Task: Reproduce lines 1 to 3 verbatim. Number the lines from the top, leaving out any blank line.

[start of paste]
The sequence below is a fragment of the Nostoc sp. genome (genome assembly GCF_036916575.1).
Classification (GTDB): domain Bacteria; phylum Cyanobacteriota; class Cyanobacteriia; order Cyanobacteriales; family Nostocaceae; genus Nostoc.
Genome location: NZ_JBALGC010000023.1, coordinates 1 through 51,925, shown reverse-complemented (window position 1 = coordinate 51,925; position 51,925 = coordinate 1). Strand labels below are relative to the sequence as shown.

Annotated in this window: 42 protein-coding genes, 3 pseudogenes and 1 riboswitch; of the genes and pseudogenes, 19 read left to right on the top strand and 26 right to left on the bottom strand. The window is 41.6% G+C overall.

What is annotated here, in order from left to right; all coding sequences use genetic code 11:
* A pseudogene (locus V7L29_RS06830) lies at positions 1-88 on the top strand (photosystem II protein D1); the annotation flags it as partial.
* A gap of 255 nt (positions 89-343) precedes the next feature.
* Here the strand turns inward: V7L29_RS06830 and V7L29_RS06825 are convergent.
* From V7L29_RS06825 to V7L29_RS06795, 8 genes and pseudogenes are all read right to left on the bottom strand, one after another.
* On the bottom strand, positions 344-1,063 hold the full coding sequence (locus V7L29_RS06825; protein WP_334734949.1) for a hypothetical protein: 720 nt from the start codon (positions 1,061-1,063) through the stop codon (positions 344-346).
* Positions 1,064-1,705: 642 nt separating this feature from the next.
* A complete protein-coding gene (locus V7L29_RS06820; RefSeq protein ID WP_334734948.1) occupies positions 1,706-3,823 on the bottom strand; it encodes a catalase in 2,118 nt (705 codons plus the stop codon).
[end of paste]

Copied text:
The sequence below is a fragment of the Nostoc sp. genome (genome assembly GCF_036916575.1).
Classification (GTDB): domain Bacteria; phylum Cyanobacteriota; class Cyanobacteriia; order Cyanobacteriales; family Nostocaceae; genus Nostoc.
Genome location: NZ_JBALGC010000023.1, coordinates 1 through 51,925, shown reverse-complemented (window position 1 = coordinate 51,925; position 51,925 = coordinate 1). Strand labels below are relative to the sequence as shown.